Events had spiralled out of control. Many felt that Scotland had been dishonoured and some accused the Company of treachery. Other events of national significance overtook Darien, culminating in the dissolution of the Scots Parliament itself and the 1707 Act of Union between Scotland and England which, inter alia,abolished the Scots Company itself. The Company disappeared into the mists of time, all but forgotten.

Le Carre may have failed to give due significance to it, but John Prebble did not. In his book, The Darien Disaster, he writes of the events in great detail and with a largely sympathetic eye. He demonstrates the involvement of the whole nation, at all levels, and even shows some of the detailed planning of the stores and provisions for the expeditions. There were hogsheads of beer from Thomas Whyte of Leith, clay pipes from David Montgomery. In dry water casks were loaded 380 bibles, 50 New Testaments, and 2808 Catechisms, all printed by Widow Anderson to inspire the Kuna Indians. Provisions included bob-wigs, periwigs, and campaign wigs. Knives, axes and hammers, tools for

the smiths, coopers, and carpenters. Blunderbusses, grenades, and lead shot mixed with men's hose and women's stockings and 25,000 pairs of shoes and slippers. Canvas, muslin, and linen were included with balls of twine. Three thousand candlesticks and thousands of candles were loaded onto the ships to join the buttons of wood, brass, and horn, and pounds of pure white soap. Tens of thousands of combs were sent, of horn, boxwood, and lightwood. They were to be gifts for the Kuna who were proud of their hair.

Prebble also tells us of the tons of biscuits and beef, casks of suet, flour, and unmilled wheat together, with the 1200 gallons of claret, 1700 of rum, 5000 of vinegar and brandy.

With the same precision, the main characters are identified and described, including one of the main players in this tale of tragedy, Thomas Drummond. He was at Glencoe and actively participated in the terrible massacre because he was ''acting under orders''. Indeed, there were others also in the Darien expeditions who were also at Glencoe with Robert Campbell of Glenlyon.

What emerges is that men, women, and children from all walks of life and for all the reasons of the human condition, participated in this scheme. In a sense, a miniaturised version of a complete and total nation constituted Darien and it perished on its ideals and ideas.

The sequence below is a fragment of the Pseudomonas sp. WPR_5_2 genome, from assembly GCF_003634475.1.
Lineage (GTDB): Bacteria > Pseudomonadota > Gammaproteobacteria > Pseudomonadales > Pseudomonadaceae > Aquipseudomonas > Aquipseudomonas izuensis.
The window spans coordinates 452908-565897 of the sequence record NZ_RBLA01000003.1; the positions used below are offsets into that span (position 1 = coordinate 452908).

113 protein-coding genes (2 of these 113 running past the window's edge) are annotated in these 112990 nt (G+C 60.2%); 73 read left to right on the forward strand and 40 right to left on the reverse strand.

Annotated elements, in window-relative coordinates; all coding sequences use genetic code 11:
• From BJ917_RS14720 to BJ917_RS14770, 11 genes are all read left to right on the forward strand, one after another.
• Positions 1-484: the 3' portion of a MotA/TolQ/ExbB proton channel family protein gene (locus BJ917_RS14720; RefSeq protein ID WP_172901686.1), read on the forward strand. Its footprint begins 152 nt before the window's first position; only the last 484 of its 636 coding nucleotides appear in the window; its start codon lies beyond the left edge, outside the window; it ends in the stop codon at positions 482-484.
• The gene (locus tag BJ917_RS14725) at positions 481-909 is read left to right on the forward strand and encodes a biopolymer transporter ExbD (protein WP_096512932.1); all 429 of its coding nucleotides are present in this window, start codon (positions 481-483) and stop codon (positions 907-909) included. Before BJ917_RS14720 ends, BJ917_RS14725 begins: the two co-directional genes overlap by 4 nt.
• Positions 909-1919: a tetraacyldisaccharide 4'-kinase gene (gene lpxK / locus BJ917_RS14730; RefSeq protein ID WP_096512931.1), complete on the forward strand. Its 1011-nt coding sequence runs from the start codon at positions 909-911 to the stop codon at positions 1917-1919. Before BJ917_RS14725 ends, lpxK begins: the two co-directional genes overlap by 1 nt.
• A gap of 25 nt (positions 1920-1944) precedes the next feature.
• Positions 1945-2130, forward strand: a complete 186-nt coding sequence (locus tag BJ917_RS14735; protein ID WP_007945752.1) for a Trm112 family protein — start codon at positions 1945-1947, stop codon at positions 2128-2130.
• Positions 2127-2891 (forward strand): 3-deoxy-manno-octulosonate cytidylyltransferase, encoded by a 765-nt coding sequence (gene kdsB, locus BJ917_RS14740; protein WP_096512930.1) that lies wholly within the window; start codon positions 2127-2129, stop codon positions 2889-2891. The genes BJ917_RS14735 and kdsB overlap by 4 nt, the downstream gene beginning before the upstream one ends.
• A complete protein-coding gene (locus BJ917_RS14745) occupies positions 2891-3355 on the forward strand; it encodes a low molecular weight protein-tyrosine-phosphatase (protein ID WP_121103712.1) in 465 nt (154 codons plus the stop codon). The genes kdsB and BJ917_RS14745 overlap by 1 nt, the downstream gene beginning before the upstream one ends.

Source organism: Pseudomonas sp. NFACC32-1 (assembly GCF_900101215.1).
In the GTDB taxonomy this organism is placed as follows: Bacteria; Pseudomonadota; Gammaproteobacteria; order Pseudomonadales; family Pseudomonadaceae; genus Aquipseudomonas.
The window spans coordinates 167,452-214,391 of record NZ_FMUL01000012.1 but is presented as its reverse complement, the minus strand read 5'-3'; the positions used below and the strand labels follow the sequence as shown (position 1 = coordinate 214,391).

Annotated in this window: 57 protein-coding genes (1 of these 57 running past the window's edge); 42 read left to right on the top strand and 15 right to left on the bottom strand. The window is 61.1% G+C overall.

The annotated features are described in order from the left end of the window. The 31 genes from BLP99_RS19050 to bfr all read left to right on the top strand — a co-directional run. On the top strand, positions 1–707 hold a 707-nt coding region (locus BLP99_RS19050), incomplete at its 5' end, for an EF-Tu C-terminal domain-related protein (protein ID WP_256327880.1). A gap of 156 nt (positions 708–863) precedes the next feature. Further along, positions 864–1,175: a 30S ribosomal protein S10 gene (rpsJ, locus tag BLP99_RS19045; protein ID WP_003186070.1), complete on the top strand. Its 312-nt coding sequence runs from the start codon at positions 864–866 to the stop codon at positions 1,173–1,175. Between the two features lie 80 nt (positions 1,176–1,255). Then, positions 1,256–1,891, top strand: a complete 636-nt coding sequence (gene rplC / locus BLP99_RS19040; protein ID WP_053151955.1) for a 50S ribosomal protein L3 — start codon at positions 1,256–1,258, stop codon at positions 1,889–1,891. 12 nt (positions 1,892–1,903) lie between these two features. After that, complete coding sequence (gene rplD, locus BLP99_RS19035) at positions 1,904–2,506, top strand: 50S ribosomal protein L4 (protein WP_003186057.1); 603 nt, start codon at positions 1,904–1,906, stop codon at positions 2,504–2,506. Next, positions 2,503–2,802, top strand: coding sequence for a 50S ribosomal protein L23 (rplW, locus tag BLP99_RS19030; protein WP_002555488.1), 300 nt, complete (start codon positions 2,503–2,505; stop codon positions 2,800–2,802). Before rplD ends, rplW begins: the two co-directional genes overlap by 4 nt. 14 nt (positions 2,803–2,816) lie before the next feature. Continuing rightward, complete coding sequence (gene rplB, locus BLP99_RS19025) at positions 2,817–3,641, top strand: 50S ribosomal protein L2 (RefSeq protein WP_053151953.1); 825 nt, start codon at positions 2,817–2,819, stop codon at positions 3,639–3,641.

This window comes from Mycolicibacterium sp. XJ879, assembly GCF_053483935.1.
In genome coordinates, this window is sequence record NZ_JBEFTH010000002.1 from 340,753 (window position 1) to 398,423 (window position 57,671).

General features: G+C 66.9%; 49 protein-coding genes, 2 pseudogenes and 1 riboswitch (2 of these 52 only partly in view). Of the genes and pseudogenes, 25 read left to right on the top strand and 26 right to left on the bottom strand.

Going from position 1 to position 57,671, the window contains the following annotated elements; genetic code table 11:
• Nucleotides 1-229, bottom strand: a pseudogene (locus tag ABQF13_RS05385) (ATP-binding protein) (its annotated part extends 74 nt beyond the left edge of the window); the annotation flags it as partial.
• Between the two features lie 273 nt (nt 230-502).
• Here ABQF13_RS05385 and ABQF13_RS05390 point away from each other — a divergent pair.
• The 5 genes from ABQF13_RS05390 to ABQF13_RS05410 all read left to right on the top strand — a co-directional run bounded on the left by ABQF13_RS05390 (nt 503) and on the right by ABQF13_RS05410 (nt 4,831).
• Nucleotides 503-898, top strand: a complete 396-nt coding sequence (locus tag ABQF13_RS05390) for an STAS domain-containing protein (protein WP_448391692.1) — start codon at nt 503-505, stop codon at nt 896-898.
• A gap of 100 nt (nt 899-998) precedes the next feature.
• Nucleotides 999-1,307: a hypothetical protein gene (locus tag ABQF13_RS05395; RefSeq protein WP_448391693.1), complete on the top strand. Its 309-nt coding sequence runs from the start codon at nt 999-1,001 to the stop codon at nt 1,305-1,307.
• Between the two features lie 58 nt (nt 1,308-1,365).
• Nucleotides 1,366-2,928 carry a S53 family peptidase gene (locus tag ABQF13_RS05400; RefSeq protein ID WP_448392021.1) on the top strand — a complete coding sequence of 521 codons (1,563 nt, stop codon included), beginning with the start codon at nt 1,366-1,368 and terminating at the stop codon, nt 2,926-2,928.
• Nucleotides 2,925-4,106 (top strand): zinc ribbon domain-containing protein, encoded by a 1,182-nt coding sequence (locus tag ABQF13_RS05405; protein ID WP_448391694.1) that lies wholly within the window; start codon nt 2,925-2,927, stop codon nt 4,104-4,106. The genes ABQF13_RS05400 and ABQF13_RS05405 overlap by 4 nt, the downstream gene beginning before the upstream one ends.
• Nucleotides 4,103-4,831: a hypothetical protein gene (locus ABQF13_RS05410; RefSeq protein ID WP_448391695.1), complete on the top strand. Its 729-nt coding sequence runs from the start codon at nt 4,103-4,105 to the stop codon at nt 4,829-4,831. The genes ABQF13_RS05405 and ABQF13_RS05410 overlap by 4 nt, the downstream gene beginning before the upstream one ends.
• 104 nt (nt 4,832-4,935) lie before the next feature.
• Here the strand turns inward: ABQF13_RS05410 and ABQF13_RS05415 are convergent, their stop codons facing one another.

It demonstrated also that the majority, the rank and file, were victims not only of the diseases and illnesses etc, but also of their own leaders, idealistic and otherwise, who in turn became victims of their own intrigues and political powers sacrificed at the altar of power, control and ambition, not to mention greed. Yet, despite all this, there were rich seams of honour, straightforward honesty, and good intention in most. Politics cast its shadow over the whole endeavour, culminating in the 1707 Act of Political Union, which, among other things, reinforced the union of the two kingdoms in 1603, over a hundred years earlier.

It would be wholly appropriate for Scotland to commemorate this time of its history, especially so because of the political circle being completed. As this was one of the last Acts of nationhood of the Scots Parliament before 1707, it should be one of the first acts of the new Scots Parliament, around 300 years on. It should be duly recognised by all institutions now, especially those involved at the time, as well as the appropriate national institutes such as the National Library and Archives office, and Government offices such as those of the Secretary of State.

Like Scotland, Panama has its boundaries - it with Central America and South America - but it considers itself a nation on the Isthmus of Panama. The Panamanians consider that the Canal joins all the countries of the world - which was one of the fervent wishes of the Darien Scots at the time.

Now is the time to remember and honour them all.